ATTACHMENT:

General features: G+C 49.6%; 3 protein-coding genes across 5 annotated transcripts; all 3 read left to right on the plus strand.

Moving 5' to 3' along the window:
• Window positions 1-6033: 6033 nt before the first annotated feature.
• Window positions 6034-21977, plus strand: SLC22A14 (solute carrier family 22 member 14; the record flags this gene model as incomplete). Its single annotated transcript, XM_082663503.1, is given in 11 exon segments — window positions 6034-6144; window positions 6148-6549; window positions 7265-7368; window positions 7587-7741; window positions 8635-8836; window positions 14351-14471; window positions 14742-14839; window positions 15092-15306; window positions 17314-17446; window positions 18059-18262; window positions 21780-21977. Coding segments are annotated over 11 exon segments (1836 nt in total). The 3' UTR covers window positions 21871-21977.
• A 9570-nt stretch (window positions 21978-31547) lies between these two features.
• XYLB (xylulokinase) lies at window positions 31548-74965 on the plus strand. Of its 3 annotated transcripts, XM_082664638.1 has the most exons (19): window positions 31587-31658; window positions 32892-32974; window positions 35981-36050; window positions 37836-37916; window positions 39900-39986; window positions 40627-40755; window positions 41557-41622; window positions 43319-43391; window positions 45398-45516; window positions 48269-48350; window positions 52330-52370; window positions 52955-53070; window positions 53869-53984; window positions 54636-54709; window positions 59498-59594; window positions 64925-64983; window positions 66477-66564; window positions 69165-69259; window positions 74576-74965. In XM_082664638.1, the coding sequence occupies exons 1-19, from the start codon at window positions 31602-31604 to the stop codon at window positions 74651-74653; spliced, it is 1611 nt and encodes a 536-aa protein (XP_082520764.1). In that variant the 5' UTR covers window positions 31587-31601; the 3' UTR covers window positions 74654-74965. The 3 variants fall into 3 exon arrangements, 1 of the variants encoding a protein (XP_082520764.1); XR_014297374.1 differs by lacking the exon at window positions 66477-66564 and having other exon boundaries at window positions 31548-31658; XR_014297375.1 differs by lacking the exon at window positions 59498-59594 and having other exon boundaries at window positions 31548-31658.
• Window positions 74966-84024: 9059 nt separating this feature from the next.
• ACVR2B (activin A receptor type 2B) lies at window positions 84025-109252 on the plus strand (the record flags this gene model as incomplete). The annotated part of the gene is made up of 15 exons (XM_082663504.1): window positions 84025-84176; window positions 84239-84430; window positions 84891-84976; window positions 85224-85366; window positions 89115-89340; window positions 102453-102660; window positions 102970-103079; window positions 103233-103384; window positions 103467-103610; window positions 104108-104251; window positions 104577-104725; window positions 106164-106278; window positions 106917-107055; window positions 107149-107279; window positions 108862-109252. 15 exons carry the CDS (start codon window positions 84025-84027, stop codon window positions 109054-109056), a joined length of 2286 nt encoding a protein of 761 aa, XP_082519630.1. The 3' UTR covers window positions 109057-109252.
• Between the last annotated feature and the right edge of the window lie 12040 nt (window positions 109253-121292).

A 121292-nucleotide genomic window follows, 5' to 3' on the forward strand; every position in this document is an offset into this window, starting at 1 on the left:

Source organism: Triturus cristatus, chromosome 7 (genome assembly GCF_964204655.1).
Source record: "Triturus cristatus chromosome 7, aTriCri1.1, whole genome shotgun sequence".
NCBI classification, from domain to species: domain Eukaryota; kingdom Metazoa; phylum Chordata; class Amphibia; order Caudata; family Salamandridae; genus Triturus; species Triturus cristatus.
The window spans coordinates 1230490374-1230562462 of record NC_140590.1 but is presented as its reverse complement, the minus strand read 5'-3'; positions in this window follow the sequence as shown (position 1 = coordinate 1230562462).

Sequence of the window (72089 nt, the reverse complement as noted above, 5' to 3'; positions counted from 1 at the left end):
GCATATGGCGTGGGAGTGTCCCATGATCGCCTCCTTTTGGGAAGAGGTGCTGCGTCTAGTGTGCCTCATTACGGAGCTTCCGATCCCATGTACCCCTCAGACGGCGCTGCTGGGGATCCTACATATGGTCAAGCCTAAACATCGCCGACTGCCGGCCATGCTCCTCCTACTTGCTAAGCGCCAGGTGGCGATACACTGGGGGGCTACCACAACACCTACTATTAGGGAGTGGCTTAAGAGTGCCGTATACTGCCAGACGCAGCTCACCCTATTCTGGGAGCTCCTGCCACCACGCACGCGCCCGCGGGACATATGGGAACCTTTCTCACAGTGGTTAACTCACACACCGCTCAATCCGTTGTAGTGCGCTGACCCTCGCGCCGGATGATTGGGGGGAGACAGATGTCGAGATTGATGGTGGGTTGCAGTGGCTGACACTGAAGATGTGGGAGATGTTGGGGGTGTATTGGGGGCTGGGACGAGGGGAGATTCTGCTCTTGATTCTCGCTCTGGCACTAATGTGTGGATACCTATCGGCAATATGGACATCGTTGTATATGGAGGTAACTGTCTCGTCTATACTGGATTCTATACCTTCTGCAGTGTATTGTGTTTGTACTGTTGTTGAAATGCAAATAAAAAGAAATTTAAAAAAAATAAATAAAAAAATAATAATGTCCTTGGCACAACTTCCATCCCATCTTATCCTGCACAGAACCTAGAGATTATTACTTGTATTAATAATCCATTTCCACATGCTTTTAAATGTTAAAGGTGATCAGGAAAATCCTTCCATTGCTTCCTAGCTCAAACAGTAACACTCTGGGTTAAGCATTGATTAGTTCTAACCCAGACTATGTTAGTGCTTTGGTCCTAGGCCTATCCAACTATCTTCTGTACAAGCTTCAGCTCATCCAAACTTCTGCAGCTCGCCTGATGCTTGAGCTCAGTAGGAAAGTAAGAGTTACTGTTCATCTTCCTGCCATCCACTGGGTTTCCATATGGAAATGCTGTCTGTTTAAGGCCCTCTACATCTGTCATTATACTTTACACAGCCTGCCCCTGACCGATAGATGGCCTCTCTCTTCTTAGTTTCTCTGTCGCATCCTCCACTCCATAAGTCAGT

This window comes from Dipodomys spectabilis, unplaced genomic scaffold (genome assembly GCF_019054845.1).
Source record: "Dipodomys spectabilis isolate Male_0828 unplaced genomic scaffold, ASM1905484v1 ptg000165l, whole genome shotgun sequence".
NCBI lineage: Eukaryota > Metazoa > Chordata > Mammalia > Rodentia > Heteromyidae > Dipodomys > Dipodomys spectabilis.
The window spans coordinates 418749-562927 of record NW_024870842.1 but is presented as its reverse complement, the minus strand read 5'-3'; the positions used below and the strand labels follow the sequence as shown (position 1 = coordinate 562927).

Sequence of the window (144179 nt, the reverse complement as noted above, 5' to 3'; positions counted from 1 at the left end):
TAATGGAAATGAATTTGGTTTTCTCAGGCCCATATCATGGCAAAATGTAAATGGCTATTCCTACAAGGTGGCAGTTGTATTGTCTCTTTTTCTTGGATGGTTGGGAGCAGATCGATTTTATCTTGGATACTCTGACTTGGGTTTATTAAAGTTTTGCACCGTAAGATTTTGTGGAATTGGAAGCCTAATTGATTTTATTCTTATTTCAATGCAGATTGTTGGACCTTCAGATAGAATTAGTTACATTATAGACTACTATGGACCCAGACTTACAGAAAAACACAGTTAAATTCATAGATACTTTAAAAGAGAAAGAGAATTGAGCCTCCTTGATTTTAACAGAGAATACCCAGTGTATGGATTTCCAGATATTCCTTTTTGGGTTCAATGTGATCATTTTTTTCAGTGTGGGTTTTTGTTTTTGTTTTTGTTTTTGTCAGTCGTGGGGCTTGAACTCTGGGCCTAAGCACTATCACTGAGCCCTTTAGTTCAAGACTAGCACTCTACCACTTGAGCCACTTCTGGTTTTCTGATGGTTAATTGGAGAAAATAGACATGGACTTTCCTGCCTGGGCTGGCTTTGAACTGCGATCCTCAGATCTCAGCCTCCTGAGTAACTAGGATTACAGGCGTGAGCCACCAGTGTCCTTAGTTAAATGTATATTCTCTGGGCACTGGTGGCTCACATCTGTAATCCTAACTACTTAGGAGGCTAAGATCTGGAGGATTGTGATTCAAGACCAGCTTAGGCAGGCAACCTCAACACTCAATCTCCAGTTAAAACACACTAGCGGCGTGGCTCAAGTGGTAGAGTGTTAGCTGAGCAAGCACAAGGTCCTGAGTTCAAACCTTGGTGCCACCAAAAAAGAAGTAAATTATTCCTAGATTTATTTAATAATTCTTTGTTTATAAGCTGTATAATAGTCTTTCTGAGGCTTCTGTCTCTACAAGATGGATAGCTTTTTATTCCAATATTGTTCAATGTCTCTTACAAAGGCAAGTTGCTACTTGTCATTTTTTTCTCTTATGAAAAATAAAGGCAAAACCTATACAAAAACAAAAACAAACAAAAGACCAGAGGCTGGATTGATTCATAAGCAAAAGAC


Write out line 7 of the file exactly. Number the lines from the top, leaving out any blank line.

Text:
• Window positions 74966-84024: 9059 nt separating this feature from the next.